Just behind the woods in back of my house is a long-abandoned railroad grade. The tracks are gone, and it’s part of the Rails-to-Trails system that extends for many miles. I often follow it on my walks and bike rides.
A few weeks ago, I was appalled to discover that many trees along the sides had been cut down and the path widened to more than twice its former size. My first thought was that a gas company had taken it over, so I called the head of the regional Rails-to-Trails to ask. She assured me that they were just re-grading the trail to solve some of the problems of seasonal flooding.
Shortly after that, my husband Andy and I noticed that our little pond was higher than it had ever been and our garden beds were surrounded by water. We attributed the overflow to all the heavy rain we’d had this fall. But on my walk one day I noticed that a large ditch had been dug perpendicular to the trail into our woods and a drainage culvert placed into it. I told Andy about it, and he went out to investigate.
The man who was operating all the heavy machinery turned off the motor to speak to Andy. “Well,” he said, “I was hoping nobody would complain about it.”
Now, at that particular time, I was working with the board of directors of Radical Joy for Hard Times to create a 3-year plan for our organization. Strategic thinking is not my forte, so I was devoting a lot of attention not just to the plan itself but to the philosophical and behavioral adjustments that have to go into making a plan that really works.
And I realized that this man’s thinking about his own project was flawed. He had made hope part of it.
Hope says, I can’t foresee how this thing I’m doing is going to affect others, so I’ll just do what I can and merge my desire that things work out as I want with the expectation that somebody else will make it happen. When you make a plan, you have to imagine its successful conclusion and take all the steps you can to assure that what you envision comes to pass. Also, before enacting your plan, you must consult with anyone whose participation is crucial to its success.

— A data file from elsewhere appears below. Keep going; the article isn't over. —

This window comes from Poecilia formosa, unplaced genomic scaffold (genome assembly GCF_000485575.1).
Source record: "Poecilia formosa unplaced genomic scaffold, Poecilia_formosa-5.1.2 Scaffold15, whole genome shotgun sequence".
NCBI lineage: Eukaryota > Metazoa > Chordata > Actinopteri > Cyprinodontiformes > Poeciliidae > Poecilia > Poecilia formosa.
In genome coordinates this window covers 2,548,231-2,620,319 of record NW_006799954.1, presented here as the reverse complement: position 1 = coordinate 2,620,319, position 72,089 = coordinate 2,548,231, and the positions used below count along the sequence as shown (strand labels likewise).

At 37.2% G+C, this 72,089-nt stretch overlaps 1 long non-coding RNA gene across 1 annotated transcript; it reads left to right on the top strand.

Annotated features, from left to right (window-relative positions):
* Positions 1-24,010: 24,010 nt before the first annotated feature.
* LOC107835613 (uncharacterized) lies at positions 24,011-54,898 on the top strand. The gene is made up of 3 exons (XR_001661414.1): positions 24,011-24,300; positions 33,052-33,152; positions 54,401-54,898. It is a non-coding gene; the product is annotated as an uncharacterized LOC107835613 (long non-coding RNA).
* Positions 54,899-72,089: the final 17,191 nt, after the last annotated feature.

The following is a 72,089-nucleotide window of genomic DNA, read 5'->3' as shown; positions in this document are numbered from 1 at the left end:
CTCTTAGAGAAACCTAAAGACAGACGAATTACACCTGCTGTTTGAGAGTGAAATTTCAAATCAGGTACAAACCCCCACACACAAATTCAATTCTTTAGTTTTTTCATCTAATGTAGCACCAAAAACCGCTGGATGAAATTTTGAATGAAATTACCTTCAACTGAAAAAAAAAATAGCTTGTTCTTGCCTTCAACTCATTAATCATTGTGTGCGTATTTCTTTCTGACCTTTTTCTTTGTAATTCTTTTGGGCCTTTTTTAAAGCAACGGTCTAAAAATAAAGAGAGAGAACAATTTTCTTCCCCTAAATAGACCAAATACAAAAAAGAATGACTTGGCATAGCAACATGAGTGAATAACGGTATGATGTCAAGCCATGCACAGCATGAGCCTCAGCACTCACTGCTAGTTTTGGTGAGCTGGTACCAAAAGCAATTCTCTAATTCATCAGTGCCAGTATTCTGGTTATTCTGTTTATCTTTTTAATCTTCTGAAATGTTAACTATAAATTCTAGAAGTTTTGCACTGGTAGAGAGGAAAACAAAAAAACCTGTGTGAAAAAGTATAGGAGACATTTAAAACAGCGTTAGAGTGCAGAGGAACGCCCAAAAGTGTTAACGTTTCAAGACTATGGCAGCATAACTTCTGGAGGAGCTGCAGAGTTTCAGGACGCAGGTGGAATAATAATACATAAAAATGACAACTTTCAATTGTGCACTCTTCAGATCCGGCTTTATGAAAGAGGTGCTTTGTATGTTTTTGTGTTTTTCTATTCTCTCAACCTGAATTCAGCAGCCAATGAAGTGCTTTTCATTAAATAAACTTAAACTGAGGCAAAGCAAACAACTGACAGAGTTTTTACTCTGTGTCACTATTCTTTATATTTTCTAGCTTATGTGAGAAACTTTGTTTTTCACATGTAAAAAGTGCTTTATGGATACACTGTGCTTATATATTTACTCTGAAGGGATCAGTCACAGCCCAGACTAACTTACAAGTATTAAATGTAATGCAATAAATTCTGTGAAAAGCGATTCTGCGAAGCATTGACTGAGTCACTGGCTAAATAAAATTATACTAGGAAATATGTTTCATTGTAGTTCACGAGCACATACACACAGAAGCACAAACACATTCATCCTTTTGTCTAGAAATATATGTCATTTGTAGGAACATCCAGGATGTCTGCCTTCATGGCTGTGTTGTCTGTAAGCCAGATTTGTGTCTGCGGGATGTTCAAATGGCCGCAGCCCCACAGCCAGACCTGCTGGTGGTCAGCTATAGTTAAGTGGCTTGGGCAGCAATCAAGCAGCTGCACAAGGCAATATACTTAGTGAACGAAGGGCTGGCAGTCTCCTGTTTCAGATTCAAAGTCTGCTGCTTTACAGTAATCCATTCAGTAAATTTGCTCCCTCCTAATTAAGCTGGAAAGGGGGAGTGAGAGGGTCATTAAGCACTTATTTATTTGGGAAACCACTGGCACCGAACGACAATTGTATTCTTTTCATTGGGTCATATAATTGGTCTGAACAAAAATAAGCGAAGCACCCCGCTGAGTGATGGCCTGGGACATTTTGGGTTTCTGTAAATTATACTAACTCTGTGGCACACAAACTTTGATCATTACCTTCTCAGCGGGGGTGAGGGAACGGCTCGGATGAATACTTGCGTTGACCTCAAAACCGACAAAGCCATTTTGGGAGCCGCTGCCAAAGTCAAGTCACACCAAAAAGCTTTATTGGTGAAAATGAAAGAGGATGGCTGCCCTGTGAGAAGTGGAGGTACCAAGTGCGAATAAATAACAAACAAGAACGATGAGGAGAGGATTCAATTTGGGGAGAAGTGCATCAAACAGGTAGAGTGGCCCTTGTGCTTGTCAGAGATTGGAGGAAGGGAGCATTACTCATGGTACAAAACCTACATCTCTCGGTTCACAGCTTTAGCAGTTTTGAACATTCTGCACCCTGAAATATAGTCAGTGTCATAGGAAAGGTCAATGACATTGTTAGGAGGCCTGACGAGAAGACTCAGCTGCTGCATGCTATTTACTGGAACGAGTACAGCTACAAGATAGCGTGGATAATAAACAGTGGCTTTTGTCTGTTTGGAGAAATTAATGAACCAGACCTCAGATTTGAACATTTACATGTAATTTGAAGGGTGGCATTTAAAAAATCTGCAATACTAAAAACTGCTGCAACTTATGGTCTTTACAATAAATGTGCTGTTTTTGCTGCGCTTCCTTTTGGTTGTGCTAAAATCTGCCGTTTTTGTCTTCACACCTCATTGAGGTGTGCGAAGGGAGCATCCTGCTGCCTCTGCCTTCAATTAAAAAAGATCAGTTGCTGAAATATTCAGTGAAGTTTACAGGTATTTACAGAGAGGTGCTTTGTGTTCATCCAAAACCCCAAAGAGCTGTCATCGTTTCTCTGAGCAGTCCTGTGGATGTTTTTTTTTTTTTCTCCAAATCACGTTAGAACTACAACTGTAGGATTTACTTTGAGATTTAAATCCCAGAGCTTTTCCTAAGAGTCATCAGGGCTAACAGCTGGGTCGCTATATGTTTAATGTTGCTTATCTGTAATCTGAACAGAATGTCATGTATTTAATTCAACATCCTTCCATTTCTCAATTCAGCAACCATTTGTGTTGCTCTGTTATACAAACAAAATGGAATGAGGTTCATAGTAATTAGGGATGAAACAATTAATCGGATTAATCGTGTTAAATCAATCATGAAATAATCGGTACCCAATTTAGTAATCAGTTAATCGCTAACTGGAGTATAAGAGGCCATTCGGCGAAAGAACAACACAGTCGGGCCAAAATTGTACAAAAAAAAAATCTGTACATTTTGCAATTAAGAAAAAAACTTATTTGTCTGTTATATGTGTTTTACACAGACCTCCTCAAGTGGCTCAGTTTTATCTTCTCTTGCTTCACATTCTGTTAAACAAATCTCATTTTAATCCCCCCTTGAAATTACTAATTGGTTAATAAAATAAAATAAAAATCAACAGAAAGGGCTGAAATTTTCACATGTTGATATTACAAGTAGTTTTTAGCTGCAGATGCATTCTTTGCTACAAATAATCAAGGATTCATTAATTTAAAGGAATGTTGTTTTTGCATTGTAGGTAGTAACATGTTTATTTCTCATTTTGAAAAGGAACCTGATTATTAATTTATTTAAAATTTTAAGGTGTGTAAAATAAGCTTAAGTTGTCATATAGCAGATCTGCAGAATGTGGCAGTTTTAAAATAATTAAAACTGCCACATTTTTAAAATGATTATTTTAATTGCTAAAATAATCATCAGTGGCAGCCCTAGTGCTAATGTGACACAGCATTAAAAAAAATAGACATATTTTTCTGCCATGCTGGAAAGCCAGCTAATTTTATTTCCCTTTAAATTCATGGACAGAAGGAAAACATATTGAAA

Andy explained to the guy that the culvert, which he had never consulted us about, was flooding our gardens. Eventually, somewhat grudgingly, he dug out the pipe.
Hope is not an item to include in your strategic plan.
My new book…
…is doing well, I’m happy to say. Here are a couple recent interviews.
Future Primitive (interviewer Joanna Harcourt-Smith was amazing)
Yale Climate Connections (short audio excerpt and discussion of the book)
If you’ve read my book, I’d love it if you were to write a review on Amazon or Goodreads!
What I’m reading
I’m indulging these recent days in a big, thick novel I first read about 20 years ago—Gail Godwin’s A Mother and Two Daughters. I’ve read all Godwin’s novels and reread a few. This one is my favorite. The characters stand out so uniquely, the writing is great, the story unfolds in a way that feel real and timely and plausible, there’s no sentimentality, and it’s full of surprises. Heartily recommended if you just want to forget the world and be swept away.